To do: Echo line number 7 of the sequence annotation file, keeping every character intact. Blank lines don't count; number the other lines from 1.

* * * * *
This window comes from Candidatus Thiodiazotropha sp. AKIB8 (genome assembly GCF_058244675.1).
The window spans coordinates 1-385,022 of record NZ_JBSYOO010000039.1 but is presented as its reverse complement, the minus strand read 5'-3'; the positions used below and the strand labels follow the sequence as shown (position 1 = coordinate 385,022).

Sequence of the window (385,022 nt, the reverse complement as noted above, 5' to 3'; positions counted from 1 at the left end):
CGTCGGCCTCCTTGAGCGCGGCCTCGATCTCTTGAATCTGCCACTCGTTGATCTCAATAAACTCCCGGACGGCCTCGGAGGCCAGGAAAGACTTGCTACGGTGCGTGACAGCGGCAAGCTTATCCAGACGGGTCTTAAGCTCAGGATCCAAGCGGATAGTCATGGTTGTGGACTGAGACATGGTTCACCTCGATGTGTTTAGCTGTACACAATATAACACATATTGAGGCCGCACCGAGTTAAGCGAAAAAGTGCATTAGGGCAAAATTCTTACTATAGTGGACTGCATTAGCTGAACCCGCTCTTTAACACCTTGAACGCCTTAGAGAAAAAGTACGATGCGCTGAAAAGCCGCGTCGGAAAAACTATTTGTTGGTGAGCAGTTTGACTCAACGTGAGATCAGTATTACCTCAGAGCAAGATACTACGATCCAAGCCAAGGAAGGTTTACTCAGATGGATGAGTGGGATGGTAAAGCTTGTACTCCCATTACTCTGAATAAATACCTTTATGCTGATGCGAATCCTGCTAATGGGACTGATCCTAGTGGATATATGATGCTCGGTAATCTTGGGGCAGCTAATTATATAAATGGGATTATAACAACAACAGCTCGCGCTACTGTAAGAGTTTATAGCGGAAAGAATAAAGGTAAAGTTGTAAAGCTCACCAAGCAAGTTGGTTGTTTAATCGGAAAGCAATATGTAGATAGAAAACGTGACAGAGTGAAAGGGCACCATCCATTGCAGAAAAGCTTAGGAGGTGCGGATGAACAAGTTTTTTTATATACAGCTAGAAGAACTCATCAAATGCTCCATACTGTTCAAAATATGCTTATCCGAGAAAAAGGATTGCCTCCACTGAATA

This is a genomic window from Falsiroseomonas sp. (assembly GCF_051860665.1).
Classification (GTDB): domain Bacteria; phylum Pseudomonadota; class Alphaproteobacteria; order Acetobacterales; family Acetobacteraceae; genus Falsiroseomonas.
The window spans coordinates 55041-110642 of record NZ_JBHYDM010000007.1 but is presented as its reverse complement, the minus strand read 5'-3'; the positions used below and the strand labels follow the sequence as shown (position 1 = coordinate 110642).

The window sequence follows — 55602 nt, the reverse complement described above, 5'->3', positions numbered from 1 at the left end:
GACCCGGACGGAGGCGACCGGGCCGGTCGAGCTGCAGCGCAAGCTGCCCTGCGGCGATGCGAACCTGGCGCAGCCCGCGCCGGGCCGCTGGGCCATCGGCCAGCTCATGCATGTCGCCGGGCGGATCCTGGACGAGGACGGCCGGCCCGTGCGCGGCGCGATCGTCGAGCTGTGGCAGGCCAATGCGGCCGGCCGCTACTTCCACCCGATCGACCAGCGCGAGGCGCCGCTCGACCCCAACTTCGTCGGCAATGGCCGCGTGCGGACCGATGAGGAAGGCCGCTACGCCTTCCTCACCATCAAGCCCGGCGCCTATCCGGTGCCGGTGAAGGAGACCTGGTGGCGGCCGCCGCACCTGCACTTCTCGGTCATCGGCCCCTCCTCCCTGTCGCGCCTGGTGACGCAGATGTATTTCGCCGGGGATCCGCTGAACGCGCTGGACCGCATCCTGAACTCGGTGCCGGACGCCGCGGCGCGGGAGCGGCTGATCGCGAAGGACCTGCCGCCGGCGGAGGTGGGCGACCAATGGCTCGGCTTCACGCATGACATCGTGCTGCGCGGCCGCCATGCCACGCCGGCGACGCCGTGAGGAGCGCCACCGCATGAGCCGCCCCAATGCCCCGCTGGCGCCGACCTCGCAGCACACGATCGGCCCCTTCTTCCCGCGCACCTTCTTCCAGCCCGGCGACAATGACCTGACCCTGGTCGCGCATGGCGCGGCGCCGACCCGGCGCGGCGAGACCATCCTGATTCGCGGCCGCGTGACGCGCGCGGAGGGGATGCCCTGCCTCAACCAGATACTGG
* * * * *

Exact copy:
The window spans coordinates 55041-110642 of record NZ_JBHYDM010000007.1 but is presented as its reverse complement, the minus strand read 5'-3'; the positions used below and the strand labels follow the sequence as shown (position 1 = coordinate 110642).